PSM Contribution to Democracy: News, Editorial Standards and Informed Citizenship

  • Stephen CushionEmail author


This chapter examines the questions that PSM face about their continued role and relevance against the backdrop of a fast-changing and increasingly commercialised media landscape. It examines the evidence about news produced by PSM and considers the implications for democracy in two ways. First, it draws on the latest academic scholarship to examine the evidence about whether PSM produce news that is distinctive from their market-driven rivals. Second, it considers how informative PSM coverage is compared to their commercial competitors. The chapter assesses the latest research to establish whether public or commercial media systems offer the most effective way of raising public knowledge about politics and public affairs.


  1. Boehlert, E. (2016, November 3). The Media Isn’t for Hilary Clinton: Her Emails Have Been Covered More Than All Policy Proposals. Salon, Salon Media Group.
  2. Bos, L., Kruikemeier, S., & de Vreese, C. (2016). Nation Binding: How Public Service Broadcasting Mitigates Political Selective Exposure. PLoS One, 11(5), 1–11.CrossRefGoogle Scholar
  3. Curran, J., Iyengar, S., Lund, A. B., & Salovaara-Moring, I. (2009). Media Reporting, Public Knowledge and Democracy: A Comparative Study. European Journal of Communication, 24(1), 5–26.CrossRefGoogle Scholar
  4. Curran, J. et al. (2012). Media System, Public Knowledge and Political Engagement: An 11-Nation Study. Unpublished material.Google Scholar
  5. Cushion, S. (2012). The Democratic Value of News: Why Public Service Media Matter. Basingstoke: Palgrave Macmillan.CrossRefGoogle Scholar
  6. Cushion, S. (2015). News and Politics: The Rise of Live and Interpretive News. London: Routledge.Google Scholar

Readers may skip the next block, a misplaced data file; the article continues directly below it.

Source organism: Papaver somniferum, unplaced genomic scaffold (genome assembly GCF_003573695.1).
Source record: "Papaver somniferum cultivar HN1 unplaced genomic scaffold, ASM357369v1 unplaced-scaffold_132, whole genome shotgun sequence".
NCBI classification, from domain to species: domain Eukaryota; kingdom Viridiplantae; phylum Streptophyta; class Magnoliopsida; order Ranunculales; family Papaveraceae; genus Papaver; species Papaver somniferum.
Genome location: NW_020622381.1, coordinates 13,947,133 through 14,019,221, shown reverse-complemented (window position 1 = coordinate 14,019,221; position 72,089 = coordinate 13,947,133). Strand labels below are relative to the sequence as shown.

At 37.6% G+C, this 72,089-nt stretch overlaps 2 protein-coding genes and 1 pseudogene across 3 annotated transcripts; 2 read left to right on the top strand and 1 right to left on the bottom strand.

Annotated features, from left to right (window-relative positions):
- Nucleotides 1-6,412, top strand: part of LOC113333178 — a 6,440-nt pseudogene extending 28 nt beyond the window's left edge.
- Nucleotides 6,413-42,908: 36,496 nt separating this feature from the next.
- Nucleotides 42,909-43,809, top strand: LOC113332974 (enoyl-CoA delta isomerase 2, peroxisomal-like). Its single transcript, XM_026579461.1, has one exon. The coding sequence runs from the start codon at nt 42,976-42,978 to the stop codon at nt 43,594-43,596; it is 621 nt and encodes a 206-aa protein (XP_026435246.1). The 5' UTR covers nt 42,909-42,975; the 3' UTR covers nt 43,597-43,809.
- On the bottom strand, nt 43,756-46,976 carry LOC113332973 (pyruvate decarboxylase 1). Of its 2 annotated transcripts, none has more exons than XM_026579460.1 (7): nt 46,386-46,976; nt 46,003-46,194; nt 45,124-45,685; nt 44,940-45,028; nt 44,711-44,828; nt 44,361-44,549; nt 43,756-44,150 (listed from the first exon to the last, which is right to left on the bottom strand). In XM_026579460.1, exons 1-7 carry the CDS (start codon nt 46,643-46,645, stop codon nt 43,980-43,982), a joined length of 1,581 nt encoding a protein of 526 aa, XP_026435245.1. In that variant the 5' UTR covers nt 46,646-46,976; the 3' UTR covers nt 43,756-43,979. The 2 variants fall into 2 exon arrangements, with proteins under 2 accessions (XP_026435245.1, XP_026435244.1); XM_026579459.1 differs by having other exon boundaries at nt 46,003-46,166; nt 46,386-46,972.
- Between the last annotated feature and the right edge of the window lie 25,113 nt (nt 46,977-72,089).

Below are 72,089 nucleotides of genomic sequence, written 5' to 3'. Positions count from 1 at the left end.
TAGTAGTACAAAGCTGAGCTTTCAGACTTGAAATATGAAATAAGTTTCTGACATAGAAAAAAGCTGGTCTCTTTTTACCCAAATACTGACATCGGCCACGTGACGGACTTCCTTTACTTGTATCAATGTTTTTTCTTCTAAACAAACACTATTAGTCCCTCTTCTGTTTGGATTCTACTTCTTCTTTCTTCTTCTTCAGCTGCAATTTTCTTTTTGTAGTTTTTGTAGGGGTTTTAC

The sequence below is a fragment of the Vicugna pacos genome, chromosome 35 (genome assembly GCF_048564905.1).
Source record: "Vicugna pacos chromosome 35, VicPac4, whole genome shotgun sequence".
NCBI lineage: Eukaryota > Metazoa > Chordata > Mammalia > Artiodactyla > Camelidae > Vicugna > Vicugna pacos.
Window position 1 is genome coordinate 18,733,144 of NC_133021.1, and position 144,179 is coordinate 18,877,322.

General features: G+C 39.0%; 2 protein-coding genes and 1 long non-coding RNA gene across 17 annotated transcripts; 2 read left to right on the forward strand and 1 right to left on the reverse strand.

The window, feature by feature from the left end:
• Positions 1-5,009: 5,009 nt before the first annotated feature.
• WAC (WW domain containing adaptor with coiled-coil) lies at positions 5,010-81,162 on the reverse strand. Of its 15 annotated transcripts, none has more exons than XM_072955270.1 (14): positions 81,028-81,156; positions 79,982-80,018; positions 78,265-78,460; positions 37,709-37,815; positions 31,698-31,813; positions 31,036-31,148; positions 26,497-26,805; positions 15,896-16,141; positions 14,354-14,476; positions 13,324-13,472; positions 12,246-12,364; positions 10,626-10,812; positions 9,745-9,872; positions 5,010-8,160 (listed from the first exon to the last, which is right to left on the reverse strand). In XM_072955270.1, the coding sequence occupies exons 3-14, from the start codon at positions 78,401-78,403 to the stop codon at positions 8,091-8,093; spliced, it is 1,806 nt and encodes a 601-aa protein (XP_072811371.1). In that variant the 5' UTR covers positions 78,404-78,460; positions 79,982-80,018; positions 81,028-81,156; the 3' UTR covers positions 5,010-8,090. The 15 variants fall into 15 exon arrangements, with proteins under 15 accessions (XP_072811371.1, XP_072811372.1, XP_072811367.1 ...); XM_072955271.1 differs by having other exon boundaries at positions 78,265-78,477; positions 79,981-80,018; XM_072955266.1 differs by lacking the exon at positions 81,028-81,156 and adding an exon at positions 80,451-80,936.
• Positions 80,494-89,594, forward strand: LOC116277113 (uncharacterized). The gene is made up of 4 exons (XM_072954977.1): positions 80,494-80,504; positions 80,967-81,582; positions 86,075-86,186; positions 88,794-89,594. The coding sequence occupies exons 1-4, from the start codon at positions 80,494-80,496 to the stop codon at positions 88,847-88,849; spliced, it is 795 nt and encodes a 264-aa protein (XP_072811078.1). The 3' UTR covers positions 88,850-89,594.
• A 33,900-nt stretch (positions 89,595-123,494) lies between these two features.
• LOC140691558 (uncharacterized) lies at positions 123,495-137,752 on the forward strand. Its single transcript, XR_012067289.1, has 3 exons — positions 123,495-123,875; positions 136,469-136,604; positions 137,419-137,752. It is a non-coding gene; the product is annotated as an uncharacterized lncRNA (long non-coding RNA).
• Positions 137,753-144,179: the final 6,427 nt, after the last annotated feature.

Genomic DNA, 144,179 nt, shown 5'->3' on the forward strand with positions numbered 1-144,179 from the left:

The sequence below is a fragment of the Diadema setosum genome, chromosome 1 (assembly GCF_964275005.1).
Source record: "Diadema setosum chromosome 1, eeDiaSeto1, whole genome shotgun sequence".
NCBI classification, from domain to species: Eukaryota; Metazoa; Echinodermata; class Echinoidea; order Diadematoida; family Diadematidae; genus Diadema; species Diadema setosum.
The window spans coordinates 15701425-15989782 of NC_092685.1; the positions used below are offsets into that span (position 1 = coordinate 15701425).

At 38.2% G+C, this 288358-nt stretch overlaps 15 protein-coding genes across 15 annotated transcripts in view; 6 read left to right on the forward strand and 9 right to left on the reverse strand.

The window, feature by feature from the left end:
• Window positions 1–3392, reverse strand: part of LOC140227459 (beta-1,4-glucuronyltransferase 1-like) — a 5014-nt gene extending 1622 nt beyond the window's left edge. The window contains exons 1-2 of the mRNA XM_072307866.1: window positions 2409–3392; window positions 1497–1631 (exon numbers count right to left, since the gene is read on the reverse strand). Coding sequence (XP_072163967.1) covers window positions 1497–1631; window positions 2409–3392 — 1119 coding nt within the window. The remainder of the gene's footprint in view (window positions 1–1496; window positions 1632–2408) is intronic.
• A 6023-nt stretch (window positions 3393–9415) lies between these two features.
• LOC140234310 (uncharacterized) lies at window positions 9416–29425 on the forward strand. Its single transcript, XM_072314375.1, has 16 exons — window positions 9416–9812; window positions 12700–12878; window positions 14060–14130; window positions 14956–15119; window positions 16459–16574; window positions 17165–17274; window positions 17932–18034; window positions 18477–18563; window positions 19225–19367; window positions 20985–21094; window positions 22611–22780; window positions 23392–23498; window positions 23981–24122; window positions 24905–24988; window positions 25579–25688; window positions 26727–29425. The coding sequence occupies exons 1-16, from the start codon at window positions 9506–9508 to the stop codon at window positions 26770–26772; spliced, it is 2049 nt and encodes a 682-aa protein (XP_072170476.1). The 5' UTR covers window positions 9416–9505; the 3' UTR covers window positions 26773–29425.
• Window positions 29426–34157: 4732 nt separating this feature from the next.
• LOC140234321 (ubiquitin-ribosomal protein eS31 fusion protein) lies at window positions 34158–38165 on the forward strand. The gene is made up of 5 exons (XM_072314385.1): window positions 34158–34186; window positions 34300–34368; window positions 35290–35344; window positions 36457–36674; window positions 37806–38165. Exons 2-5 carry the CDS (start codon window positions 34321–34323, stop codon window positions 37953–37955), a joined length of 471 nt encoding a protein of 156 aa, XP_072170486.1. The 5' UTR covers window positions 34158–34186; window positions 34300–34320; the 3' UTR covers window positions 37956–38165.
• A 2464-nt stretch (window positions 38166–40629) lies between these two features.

7. Cushion, S. (2018). Using Public Opinion to Serve Journalistic Narratives: Rethinking Vox Pops and Live Two-way Reporting in Five UK Election Campaigns (2009–2017). European Journal of Communication. Online First.CrossRefGoogle Scholar
  8. Cushion, S., & Lewis, J. (2009). ‘Towards a ‘Foxification’ of 24-Hour News Channels in Britain? An Analysis of Market-Driven and Publicly Funded News Coverage. Journalism: Theory, Practice and Criticism, 10(2), 131–153.CrossRefGoogle Scholar
  9. Cushion, S., Lewis, J., & Ramsay, G. N. (2012). The Impact of Interventionist Regulation in Reshaping News Agendas: A Comparative Analysis of Public and Commercially Funded Television Journalism. Journalism, 13(7), 831–849.CrossRefGoogle Scholar
  10. Cushion, S., & Thomas, R. (2018). Reporting Elections: Rethinking the Logic of Campaign Coverage. London: Polity.Google Scholar
  11. Cushion, S., Thomas, R., Kilby, A., Morani, M., & Sambrook, R. (2016). Interpreting the Media Logic Behind Editorial Decisions: Television News Coverage of the 2015 U.K. General Election Campaign. International Journal of Press/Politics, 21(4), 472–489.CrossRefGoogle Scholar
  12. de Vreese, C., & Boomgaarden, H. (2006). News, Political Knowledge and Participation: The Differential Effects of News Media Exposure on Political Knowledge and Participation. Acta Politica, 41(4), 317–341.CrossRefGoogle Scholar
  13. Freedman, D. (2018). “Public Service” and the Journalism Crisis: Is the BBC the Answer? Television and New Media. Online First. Google Scholar
  14. Goidel, K., Gaddie, K., & Ehrl, M. (2017). Watching the News and Support for Democracy: Why Media Systems Matter. Social Science Quarterly, 98(3), 836–855.CrossRefGoogle Scholar
  15. Humprecht, E., & Esser, F. (2018). Mapping Digital Journalism: Comparing 48 News Websites from Six Countries. Journalism, 19(4), 500–518.CrossRefGoogle Scholar
  16. Iyengar, S., Hahn, K. S., Bonfadelli, H., & Marr, M. (2009). “Dark Areas of Ignorance” Revisited: Comparing International Affairs Knowledge in Switzerland and the United States. Communication Research, 36(3), 341–358.CrossRefGoogle Scholar
  17. Media Coalition Reform. (2018). Draft Proposals for the Future of the BBC.
  18. Reinemann, C., Stanyer, J., & Scherr, S. (2016). Hard and Soft News. In C. de Vreese, F. Esser, & D. Hopmann (Eds.), Comparing Political Journalism. London: Routledge.Google Scholar
  19. Strömbäck, J. (2017). Does Public Service TV and the Intensity of the Political Information Environment Matter? Journalism Studies, 18(11), 1415–1432.CrossRefGoogle Scholar
  20. Sehl, A., Cornia, A., & Nielsen, R. K. (2016). Public Service News and Digital Media. Oxford: Reuters Institute for the Study of Journalism, University of Oxford.CrossRefGoogle Scholar
  21. Soroka, S., Andrew, B., Aalberg, T., Iyengar, S., Curran, J., Coen, S., et al. (2013). Auntie Knows Best? Public Broadcasters and Current Affairs Knowledge. British Journal of Political Science, 43(4), 719–739.CrossRefGoogle Scholar
  22. Tyndall, A. (2016). Year in Review. Tyndall Report.

Copyright information

© The Author(s) 2019

Authors and Affiliations

  1. 1.School of Journalism, Media and CultureCardiff UniversityCardiffUK

Personalised recommendations